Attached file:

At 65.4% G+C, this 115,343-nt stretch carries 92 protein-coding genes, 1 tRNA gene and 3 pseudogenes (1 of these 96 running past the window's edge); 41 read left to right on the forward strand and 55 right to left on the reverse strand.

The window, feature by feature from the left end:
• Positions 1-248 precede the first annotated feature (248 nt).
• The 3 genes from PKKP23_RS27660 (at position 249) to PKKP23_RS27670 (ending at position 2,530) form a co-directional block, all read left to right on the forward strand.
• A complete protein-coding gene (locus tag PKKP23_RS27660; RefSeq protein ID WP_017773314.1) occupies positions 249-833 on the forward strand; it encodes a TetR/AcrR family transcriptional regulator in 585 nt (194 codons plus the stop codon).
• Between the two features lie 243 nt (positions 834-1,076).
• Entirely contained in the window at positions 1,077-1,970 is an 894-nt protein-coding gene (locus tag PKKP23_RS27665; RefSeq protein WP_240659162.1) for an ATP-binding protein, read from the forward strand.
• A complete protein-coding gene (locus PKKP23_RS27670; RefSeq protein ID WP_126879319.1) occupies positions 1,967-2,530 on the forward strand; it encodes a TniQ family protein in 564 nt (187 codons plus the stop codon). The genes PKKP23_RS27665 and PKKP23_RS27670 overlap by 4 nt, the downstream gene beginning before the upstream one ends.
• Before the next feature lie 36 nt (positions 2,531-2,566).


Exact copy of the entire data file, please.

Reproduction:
At 65.4% G+C, this 115,343-nt stretch carries 92 protein-coding genes, 1 tRNA gene and 3 pseudogenes (1 of these 96 running past the window's edge); 41 read left to right on the forward strand and 55 right to left on the reverse strand.

The window, feature by feature from the left end:
• Positions 1-248 precede the first annotated feature (248 nt).
• The 3 genes from PKKP23_RS27660 (at position 249) to PKKP23_RS27670 (ending at position 2,530) form a co-directional block, all read left to right on the forward strand.
• A complete protein-coding gene (locus tag PKKP23_RS27660; RefSeq protein ID WP_017773314.1) occupies positions 249-833 on the forward strand; it encodes a TetR/AcrR family transcriptional regulator in 585 nt (194 codons plus the stop codon).
• Between the two features lie 243 nt (positions 834-1,076).
• Entirely contained in the window at positions 1,077-1,970 is an 894-nt protein-coding gene (locus tag PKKP23_RS27665; RefSeq protein WP_240659162.1) for an ATP-binding protein, read from the forward strand.
• A complete protein-coding gene (locus PKKP23_RS27670; RefSeq protein ID WP_126879319.1) occupies positions 1,967-2,530 on the forward strand; it encodes a TniQ family protein in 564 nt (187 codons plus the stop codon). The genes PKKP23_RS27665 and PKKP23_RS27670 overlap by 4 nt, the downstream gene beginning before the upstream one ends.
• Before the next feature lie 36 nt (positions 2,531-2,566).